The Florida Department of Highway Safety and Motor Vehicles (DHSMV) and its division of the Florida Highway Patrol are recognizing Hit and Run Awareness Month this February and reminding all motorists to Stay at the Scene when involved in a crash. In partnership with the Florida Police Chiefs Association, Florida Sheriffs Association and Florida Association of Crime Stoppers, the initiative seeks to reduce the number of hit and run crashes in Florida and encourage individuals to anonymously report information to solve hit and run investigations.
“All motorists involved in a crash have the responsibility to Stay at the Scene,” said DHSMV Executive Director Terry L. Rhodes. “Leaving the scene of a crash may be deadly for those who are hit and ensures that the driver will face more severe penalties. Individuals with information on hit and run crashes are encouraged to report any tips anonymously to Crime Stoppers.”
Since 2014, in a quarter of all crashes every year, a driver leaves the scene. In 2017, there were 98,225 hit and run crashes in Florida with 177 fatalities. Under Florida law, a driver must stop immediately at the scene of a crash on public or private property that results in injury or death. Leaving the scene of a crash is a felony and a driver, when convicted, will have their license revoked for at least three years and can be sentenced to a mandatory minimum of four years in prison.
“It is your responsibility to remain at the scene and immediately report the crash to law enforcement,” said Florida Highway Patrol Director, Colonel Gene S. Spaulding. “You should do your best to provide immediate assistance to other motorists, passengers or pedestrians that may have been injured in the crash and wait for emergency first responders to arrive.”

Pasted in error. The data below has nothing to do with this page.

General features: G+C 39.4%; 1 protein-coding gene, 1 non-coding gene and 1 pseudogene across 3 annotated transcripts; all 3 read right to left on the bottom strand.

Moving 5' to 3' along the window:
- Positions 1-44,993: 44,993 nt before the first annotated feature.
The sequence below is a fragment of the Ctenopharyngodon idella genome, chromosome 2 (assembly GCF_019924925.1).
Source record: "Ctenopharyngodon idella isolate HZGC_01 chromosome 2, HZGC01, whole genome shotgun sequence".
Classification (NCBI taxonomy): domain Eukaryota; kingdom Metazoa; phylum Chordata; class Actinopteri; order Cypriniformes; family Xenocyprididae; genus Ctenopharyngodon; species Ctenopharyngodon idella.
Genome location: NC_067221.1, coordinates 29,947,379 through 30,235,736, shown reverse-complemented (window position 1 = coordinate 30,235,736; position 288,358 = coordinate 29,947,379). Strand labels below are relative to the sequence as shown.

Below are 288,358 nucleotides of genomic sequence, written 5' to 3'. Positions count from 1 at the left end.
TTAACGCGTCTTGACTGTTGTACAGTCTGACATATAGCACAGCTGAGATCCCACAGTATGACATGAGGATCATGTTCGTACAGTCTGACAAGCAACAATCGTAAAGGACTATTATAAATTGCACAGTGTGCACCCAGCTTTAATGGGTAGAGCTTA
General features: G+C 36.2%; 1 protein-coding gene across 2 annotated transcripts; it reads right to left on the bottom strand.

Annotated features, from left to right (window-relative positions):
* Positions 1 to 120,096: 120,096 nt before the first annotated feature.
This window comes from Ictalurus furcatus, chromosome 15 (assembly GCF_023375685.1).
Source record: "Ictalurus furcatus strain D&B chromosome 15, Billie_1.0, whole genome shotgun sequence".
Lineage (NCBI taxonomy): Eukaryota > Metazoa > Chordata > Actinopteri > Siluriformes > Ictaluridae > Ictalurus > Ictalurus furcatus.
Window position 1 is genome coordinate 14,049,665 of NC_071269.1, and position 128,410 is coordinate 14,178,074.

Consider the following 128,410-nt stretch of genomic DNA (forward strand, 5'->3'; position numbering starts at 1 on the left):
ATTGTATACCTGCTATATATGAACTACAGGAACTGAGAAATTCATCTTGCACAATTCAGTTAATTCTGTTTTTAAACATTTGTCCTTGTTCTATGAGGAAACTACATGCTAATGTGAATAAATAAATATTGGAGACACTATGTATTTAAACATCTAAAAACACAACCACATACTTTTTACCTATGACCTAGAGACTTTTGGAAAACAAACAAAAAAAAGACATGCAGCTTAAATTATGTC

Vulnerable road users, like bicyclists and pedestrians, are particularly at risk in hit and run crashes. In fact, of the 177 hit and run fatalities in 2017, more than 100 cases involved pedestrians and bicycles. During that same period, 95 percent of all hit and run charges were in-state drivers and 70 percent of all hit and run charges were issued to men.
“Across the state of Florida, Hit & Run crashes are rising at an alarming rate,” says Chief Kevin Lystad, FPCA President. We must reverse this trend and we ask our driving population to think and act responsibly. Report all accidents immediately to law enforcement and remain on the scene to provide assistance to those injured. While not only required by law, it is also the right thing to do. The consequences of leaving the scene of a crash are far greater than remaining both legally and morally. Do the right thing: Stop, report, and wait for first responders.”
“The protection of the lives and property of our citizens is one of the primary goals of our Florida Sheriffs,” said Sheriff Mike Adkinson, President of the Florida Sheriffs Association. “On behalf of the Florida Sheriffs Association, I proudly support the DHSMV’s Hit & Run Awareness Campaign and their efforts to educate the motoring public about this critical issue.”
“The Florida Association of Crime Stoppers programs encourage anyone with information on Hit and Run traffic crashes to provide the information,” said the President of the Florida Association of Crime Stoppers, Barb Bergin. You can do it anonymously by contacting your local Crime Stoppers program. Make a difference, make the call.”
The most important thing a driver can do when they are involved in a crash is to Stay at the Scene and call for help. The public is encouraged to report hit and run crashes by dialing *FHP (*347). For more information on hit and runs and staying at the scene, visit: http://www.flhsmv.gov/
Please see the department’s website for a full list of active hit and run cases by county. Throughout the month of February, DHSMV will be highlighting local, active hit and run cases in an effort to solve these crimes. If the public has any information on these open cases, please contact Crime Stoppers immediately. Even small tips can make a big difference.